Book of the week
The Enigma of Clarence Thomas
Clarence Thomas is “a baffling figure,” said Michael O’Donnell in The Atlantic. Famously mute in the courtroom, he is also the Supreme Court’s most ebullient member in the justices’ chambers. Famously angered by the racism he’s experienced, he has spent his three decades on the court opposing policies designed to reduce discrimination. Now comes a book by a liberal political science professor attempting to decode the conservative justice’s jurisprudence, and its bold argument, at first glance, “seems almost as offensive as the Uncle Tom slurs that Thomas regularly faces.” Author Corey Robin labels Thomas’ legal philosophy “a bitter mix of right-wing revanchism and black nationalism”; he even suggests that Thomas would like to restore something of the social order of the Jim Crow era. Surprisingly, the case he constructs “carries the uncomfortable ring of truth.”
“Let’s start with the good,” said Theodore Kupfer in the National Review. Robin, a contributing editor to the socialist magazine Jacobin, is “the rare left-wing observer who takes Thomas’ political and legal mind seriously.” Rejecting the common suggestion that the justice’s silence during oral arguments is evidence that he doesn’t think for himself, Robin stresses how often Thomas has gone his own way in his written opinions and how often those opinions reflect an interest in black self-reliance that Thomas has cultivated since his 1960s college days, when he was a radical black nationalist. But even if you’ve admired Robin’s analysis so far, “this is where things start to go awry,” because he then proposes that Thomas is guided by an overarching vision of America in which racism is permanent, the right of black men to arm themselves is sacrosanct, and the punitive power of the state must be maintained in order to push black men toward productive lives as entrepreneurial community patriarchs.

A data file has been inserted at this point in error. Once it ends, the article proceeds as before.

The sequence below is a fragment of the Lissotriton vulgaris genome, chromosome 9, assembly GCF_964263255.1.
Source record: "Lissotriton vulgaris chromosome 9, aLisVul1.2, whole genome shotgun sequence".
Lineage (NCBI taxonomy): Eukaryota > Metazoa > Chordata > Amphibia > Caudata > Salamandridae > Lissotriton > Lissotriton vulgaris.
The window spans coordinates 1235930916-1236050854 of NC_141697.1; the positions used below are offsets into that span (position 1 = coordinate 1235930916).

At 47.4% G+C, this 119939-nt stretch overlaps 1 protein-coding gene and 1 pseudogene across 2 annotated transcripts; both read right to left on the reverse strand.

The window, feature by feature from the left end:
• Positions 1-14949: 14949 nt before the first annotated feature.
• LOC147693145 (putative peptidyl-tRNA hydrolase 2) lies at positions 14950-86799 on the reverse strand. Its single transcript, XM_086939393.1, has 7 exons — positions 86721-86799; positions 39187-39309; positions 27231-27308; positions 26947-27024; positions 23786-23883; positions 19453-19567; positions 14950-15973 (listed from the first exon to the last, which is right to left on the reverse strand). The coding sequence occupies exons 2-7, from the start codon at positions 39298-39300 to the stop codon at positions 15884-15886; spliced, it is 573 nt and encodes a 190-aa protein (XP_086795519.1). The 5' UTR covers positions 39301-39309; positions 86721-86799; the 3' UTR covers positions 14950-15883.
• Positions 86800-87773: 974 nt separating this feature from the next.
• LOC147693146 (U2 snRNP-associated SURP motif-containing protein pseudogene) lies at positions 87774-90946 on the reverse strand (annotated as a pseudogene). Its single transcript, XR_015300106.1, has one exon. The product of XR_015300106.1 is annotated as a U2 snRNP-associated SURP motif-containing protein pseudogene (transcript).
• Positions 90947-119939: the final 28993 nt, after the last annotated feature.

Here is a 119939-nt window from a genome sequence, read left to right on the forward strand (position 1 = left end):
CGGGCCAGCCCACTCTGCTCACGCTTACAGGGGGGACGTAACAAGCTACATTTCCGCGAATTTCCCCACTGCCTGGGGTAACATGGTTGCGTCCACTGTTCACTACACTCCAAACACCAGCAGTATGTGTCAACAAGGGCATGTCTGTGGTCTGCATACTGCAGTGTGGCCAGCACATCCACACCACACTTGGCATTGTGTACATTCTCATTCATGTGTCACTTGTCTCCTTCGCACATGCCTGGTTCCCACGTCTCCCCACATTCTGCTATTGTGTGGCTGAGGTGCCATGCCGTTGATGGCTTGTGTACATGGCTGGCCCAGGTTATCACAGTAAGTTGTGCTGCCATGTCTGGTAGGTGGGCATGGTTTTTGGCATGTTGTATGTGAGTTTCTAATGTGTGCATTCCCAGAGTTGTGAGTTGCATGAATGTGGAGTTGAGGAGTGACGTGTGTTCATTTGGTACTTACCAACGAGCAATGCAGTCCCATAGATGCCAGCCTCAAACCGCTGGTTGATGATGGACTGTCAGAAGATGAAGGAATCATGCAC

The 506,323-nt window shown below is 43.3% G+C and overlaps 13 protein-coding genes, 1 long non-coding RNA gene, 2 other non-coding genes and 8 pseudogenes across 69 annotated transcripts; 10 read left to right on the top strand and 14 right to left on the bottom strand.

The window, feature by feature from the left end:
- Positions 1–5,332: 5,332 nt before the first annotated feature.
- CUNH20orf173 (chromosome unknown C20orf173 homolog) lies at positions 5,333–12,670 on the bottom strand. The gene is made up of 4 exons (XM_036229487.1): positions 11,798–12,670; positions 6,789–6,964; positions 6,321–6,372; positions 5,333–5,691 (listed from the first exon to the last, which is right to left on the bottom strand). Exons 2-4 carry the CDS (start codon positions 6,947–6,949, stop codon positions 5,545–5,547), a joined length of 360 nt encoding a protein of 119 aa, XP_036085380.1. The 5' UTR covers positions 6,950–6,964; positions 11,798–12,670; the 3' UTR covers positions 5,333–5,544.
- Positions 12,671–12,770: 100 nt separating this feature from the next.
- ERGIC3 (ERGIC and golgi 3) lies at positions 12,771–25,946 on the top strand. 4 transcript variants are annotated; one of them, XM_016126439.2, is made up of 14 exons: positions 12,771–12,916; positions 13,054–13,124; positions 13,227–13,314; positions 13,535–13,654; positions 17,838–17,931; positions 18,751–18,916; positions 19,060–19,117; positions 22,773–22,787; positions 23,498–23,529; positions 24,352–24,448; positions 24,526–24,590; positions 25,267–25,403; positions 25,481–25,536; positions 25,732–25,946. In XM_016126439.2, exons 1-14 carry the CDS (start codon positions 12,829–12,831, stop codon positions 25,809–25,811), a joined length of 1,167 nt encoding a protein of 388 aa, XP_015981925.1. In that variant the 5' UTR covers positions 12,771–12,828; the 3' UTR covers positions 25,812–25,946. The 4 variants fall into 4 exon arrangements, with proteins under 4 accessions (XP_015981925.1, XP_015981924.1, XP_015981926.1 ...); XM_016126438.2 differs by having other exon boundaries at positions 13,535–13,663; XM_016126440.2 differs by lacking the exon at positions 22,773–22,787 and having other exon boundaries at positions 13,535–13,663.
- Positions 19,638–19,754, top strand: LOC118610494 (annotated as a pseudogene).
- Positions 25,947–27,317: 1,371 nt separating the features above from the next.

In the end, Thomas’ pessimism might be the most interesting thing about him, said Julian Lucas in Harper’s. He became a conservative when he lost all faith in society’s capacity to perfect itself, and “Robin’s closing argument is that the enigmatic justice shares many foundational assumptions with the increasingly race-conscious and pessimistic Left, namely, that ‘racism is permanent, the state is ineffective, and politics is feeble.’” If you’re a young progressive who believes those things, he’s saying, you might be closer to embracing Thomas’ worldview than you think. After all, “What is the armed, insular, carcerally disciplined black capitalist America that Thomas envisions but a kind of soured safe space?” ■